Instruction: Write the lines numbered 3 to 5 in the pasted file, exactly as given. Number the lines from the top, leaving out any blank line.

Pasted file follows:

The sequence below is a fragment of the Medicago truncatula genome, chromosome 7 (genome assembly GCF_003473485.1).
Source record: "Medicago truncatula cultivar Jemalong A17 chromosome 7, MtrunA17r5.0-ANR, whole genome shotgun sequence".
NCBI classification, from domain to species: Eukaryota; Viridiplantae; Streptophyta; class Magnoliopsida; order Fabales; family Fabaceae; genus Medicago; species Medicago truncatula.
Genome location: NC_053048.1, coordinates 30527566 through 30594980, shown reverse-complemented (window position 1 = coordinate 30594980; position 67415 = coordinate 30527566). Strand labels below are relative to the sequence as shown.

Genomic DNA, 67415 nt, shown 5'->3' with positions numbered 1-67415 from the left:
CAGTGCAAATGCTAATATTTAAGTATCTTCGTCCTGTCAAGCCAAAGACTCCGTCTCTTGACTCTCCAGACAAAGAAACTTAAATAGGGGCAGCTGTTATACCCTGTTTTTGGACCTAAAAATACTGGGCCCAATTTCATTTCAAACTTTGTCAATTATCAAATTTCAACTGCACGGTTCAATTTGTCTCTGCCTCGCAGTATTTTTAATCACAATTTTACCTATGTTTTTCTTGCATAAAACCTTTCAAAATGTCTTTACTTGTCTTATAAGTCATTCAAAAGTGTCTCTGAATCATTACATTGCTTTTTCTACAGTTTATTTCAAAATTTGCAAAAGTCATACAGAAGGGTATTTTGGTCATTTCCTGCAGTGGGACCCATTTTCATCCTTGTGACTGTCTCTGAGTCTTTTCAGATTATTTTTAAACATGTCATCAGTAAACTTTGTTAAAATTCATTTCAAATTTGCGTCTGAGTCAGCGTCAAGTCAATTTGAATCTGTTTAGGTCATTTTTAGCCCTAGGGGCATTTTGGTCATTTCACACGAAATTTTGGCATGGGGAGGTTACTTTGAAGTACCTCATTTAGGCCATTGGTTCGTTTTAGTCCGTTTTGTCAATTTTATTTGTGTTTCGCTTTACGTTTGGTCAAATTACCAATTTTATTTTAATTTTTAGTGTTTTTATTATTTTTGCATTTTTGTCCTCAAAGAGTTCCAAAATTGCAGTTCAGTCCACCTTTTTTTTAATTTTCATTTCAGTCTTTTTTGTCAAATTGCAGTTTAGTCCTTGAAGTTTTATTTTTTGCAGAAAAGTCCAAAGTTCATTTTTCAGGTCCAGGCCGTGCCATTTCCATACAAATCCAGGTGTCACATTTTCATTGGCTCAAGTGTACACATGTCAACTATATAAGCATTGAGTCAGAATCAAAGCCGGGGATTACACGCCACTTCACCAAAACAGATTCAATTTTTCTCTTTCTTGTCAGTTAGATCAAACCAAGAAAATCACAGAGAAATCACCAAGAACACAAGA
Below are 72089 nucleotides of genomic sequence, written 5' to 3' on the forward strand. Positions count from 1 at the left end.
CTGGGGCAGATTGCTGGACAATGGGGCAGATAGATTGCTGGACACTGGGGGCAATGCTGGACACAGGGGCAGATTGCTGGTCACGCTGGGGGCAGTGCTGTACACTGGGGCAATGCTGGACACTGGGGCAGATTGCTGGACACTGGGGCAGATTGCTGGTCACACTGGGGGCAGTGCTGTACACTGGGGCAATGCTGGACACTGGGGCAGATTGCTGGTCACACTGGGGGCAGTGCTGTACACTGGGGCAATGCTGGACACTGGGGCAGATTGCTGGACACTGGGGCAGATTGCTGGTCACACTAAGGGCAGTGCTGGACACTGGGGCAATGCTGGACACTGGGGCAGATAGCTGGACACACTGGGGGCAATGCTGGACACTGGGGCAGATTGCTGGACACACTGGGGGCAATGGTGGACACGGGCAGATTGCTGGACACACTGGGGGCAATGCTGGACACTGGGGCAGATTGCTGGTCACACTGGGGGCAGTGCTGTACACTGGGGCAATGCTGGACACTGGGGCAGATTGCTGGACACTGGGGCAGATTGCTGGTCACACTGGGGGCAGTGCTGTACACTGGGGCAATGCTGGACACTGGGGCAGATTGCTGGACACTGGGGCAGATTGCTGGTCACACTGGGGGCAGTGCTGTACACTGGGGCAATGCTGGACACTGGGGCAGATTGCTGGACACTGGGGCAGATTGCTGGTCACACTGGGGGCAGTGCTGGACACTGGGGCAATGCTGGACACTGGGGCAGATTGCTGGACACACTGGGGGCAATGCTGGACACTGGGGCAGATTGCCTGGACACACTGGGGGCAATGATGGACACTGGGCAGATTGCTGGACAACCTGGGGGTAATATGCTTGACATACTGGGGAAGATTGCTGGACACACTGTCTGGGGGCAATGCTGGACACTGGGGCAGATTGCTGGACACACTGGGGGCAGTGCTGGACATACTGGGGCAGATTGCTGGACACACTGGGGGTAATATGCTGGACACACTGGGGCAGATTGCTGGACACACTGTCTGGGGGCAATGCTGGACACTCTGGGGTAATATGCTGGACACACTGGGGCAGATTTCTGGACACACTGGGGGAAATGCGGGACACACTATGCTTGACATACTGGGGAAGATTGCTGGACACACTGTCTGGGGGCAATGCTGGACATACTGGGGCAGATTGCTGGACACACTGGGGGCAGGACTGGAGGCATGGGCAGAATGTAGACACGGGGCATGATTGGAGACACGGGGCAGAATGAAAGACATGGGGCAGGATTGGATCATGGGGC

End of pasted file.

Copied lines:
NCBI classification, from domain to species: Eukaryota; Viridiplantae; Streptophyta; class Magnoliopsida; order Fabales; family Fabaceae; genus Medicago; species Medicago truncatula.
Genome location: NC_053048.1, coordinates 30527566 through 30594980, shown reverse-complemented (window position 1 = coordinate 30594980; position 67415 = coordinate 30527566). Strand labels below are relative to the sequence as shown.

Genomic DNA, 67415 nt, shown 5'->3' with positions numbered 1-67415 from the left: